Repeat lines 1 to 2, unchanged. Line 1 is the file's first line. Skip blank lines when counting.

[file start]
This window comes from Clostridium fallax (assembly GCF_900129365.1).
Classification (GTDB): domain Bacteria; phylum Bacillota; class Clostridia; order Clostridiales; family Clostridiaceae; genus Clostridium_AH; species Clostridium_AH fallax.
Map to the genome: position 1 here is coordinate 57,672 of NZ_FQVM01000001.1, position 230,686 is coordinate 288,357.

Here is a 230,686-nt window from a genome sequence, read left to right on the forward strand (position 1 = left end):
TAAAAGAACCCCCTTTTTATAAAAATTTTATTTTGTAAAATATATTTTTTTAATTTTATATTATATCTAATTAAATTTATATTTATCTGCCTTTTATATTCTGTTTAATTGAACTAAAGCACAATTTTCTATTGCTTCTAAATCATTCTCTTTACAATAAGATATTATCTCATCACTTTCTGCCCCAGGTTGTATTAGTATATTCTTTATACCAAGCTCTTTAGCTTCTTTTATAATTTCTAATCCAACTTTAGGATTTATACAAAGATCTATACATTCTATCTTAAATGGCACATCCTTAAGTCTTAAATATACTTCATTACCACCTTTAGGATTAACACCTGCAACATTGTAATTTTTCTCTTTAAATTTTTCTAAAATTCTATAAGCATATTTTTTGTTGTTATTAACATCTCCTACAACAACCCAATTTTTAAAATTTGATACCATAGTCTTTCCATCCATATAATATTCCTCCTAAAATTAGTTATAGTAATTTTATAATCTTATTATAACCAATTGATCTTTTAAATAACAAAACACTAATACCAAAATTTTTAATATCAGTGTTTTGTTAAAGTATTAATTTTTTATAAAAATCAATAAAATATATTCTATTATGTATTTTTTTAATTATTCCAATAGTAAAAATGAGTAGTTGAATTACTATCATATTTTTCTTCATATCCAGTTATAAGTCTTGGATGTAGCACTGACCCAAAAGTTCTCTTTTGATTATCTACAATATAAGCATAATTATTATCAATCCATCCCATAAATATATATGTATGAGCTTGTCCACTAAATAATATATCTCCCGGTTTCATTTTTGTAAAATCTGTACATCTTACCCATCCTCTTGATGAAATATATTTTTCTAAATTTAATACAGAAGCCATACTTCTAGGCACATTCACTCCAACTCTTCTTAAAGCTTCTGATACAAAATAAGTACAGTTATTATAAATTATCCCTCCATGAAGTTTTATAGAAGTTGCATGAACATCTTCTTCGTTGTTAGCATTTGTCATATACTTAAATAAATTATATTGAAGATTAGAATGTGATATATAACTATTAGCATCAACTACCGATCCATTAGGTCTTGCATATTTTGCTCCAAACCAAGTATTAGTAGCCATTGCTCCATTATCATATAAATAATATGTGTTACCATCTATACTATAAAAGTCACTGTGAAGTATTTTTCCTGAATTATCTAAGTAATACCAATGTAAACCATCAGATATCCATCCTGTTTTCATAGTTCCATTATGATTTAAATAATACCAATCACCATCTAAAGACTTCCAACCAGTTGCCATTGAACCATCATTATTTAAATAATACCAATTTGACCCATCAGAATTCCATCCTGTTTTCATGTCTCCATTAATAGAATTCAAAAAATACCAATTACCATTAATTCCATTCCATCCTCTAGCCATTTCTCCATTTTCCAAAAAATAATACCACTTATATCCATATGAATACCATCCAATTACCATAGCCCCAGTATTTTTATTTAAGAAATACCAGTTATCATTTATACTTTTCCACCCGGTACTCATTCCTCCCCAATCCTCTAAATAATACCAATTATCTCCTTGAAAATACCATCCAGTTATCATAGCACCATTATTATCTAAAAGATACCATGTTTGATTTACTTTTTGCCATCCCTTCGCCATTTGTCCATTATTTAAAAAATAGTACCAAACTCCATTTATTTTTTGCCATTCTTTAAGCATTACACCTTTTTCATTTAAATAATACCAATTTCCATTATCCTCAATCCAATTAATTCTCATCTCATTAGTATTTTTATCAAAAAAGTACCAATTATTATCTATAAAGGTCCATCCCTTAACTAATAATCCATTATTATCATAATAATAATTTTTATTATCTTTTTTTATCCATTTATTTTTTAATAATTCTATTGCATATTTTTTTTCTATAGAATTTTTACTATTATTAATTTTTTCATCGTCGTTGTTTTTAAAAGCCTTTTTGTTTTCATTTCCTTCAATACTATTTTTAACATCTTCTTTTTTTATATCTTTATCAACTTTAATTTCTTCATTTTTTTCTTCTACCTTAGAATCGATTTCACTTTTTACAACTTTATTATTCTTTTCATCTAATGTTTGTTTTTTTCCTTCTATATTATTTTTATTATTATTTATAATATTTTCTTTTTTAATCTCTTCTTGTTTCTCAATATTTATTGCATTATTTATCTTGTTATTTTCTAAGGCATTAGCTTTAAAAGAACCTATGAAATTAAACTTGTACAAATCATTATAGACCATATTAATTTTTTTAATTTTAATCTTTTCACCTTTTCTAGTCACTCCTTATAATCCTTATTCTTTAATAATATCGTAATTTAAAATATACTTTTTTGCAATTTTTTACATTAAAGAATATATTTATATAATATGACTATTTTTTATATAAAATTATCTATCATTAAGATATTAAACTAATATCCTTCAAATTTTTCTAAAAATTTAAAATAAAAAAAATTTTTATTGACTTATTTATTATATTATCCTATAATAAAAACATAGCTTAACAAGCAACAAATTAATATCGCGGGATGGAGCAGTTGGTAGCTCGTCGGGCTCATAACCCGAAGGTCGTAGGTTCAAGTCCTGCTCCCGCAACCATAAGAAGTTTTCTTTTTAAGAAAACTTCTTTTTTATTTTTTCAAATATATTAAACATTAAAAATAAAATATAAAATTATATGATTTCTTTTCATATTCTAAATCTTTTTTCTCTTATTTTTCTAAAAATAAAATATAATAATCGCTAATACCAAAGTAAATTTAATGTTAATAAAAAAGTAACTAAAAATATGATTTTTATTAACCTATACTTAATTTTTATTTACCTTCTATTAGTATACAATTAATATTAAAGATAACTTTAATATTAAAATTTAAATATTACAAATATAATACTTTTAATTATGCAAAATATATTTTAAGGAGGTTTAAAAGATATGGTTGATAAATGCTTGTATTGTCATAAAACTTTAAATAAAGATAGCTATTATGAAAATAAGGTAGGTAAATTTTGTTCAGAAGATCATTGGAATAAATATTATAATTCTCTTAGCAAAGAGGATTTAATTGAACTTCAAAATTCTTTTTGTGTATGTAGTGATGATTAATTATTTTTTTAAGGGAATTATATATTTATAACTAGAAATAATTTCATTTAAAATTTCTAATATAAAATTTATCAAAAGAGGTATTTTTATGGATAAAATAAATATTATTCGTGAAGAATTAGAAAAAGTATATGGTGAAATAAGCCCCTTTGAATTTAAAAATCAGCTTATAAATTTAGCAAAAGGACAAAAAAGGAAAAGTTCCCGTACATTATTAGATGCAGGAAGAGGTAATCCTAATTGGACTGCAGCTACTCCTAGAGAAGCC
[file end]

This window comes from Clostridium fallax (assembly GCF_900129365.1).
Classification (GTDB): domain Bacteria; phylum Bacillota; class Clostridia; order Clostridiales; family Clostridiaceae; genus Clostridium_AH; species Clostridium_AH fallax.